Kidd also cited the LAPD as an important presence in rallying support for the bill, as well as supporting the bicycle community in general. “Sergeant David Krumer, who heads up LAPD’s Bicycle Patrol Unit, has been an indispensable voice in the transportation conversation,” Kidd said.
The LAPD Bicycle Task Force, formed specifically under Chief of Police Charlie Beck’s command, works closely with LADOT and LACBC to further the relationship between the police department and the community.
Bobby Gadda, the Bike Valet Coordinater at the LACBC and President of the Board of Directors for CicLAvia, echoed Kidd’s praise of the LAPD.
“Sgt. Krumer has really championed the importance of a dialogue between the community, the city, and all the departments involved in bike infrastructure,” Gadda said. “The LAPD is finally starting to get the message out about bicycling being a legitimate form of transportation on par with buses and the Metro Rail.”
CicLAvia, which had its first official event in 2010, is Gadda’s pride and joy. “I went to Bogotá, Colombia a few years ago and was blown away by their Ciclovía event. After that trip, I moved down to Los Angeles from Portland, ditched my car, and have been involved in bicycle advocacy ever since,” Gadda said.
Los Angeles’ version of the event shuts down seven-and-a-half miles of the city’s streets, from the Bicycle District on Melrose and Heliotrope, through Macarthur Park, Downtown Los Angeles, and finally ends in Hollenbeck Park. Gadda worked closely with LACBC, LADOT, and LAPD to organize the event.
“Three years ago, a committee was started to discuss different routes and how to get the city involved, and it really didn’t take long to get the attention of the Mayor’s office,” Gadda said. The event, which took place this year on April 10, was by and large a huge success.
The goal of CicLAvia is to provide a safe, welcoming environment on the city streets for bicyclists, skateboarders, rollerbladers, walkers, runners—basically, as Gadda put it, “anything without a motor.”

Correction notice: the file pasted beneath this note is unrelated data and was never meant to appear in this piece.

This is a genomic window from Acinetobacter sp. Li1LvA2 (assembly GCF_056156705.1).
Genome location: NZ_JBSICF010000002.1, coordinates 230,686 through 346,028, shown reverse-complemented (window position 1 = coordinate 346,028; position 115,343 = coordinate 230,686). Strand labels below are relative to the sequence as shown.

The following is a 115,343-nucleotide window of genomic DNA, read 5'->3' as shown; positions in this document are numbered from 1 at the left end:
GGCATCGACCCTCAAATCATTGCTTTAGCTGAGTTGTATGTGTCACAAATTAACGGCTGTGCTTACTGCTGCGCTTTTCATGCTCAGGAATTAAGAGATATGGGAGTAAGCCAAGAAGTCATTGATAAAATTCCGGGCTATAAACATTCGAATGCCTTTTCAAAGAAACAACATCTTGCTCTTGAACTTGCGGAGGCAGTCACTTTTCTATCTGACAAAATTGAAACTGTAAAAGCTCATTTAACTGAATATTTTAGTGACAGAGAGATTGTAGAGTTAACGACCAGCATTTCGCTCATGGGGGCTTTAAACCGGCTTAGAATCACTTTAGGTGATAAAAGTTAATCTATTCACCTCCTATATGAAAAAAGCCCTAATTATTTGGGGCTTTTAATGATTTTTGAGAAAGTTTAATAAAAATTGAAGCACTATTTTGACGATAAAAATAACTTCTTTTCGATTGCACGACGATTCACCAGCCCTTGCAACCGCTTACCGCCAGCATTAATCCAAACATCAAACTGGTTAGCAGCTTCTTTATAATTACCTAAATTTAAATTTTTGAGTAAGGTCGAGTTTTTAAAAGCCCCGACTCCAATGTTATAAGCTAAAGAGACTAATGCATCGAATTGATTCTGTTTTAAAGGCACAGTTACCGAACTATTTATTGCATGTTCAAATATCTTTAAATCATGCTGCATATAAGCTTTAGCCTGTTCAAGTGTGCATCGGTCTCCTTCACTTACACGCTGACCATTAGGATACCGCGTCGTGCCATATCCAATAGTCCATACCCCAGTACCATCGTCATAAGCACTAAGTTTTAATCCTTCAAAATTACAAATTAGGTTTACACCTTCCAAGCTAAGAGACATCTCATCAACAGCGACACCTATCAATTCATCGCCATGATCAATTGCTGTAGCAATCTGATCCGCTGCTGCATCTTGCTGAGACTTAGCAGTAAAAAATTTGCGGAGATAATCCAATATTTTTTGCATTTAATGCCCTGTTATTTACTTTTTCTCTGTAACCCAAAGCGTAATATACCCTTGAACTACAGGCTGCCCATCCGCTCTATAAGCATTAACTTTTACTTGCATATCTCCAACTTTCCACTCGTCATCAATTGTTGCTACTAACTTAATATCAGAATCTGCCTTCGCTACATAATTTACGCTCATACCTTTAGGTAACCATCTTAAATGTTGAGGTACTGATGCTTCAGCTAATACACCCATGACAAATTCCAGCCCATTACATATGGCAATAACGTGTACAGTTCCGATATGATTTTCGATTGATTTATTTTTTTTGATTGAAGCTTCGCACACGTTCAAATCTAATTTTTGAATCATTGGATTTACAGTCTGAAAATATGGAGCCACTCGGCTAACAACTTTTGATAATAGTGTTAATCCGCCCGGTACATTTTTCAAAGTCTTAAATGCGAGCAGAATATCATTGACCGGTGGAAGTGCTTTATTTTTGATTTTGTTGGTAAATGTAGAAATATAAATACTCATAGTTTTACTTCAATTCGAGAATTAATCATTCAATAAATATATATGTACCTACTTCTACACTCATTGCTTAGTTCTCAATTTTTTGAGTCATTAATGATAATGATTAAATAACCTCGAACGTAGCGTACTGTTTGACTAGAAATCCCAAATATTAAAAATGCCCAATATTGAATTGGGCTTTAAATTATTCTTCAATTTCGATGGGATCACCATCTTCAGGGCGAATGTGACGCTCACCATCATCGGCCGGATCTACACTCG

Rob Flate, 31, of Silver Lake, was one of the many enthusiastic CicLAvia participants. “It was really interesting seeing the normally busy LA streets with no cars on them. I grew up here and have never seen anything like that. It was like a scene out of Vanilla Sky,” said Flate.
Flate continued singing praises of the event, saying, “It’s really nice to see people brought together over a common interest, especially one as beneficial and simple as riding a bike. At CicLAvia, you had this huge range of people across the spectrum of ethnicities and ages, all in one place and sharing a common reality.”
In Los Angeles, where the city’s streets are constantly filled with dense traffic, CicLAvia was widely received by Angelino’s as a positive statement that emphasized the change urban transportation is experiencing.
Gadda’s work with LACBC extends far beyond CicLAvia, however. He heads up LACBC’s Bike Wrangler program which reclaims abandoned bicycles throughout the county, fixes them, and redistributes the bikes to low-income communities.
The program is funded by the RENEW grant, part of Los Angeles County Department of Public Health’s program to reduce obesity and promote healthy activity throughout the county. The RENEW grant consists of money from President Obama’s
American Recovery and Reinvestment Act stimulus package introduced in 2009. The RENEW grant extends its reach far into the bicycle community. Marissa Christiansen, who is the South Bay Initiative Director for LACBC, has oversight for
RENEW- funded projects in Long Beach and surrounding municipalities.
“The grant perfectly supports the advocacy goals of LACBC in that RENEW’s goal is improving community health and, in the case of programs like the Bike Wrangler, the South Bay Bicycle Master Plan, and Safe Routes to School, the goals will be achieved through promoting active transportation,” Christiansen said.
Christiansen, who began her work with the South Bay Bicycle Coalition (SBCC) and teamed up with LACBC, is positive about the future of bicycle infrastructure and urban planning despite the obstacles facing the bicycle community.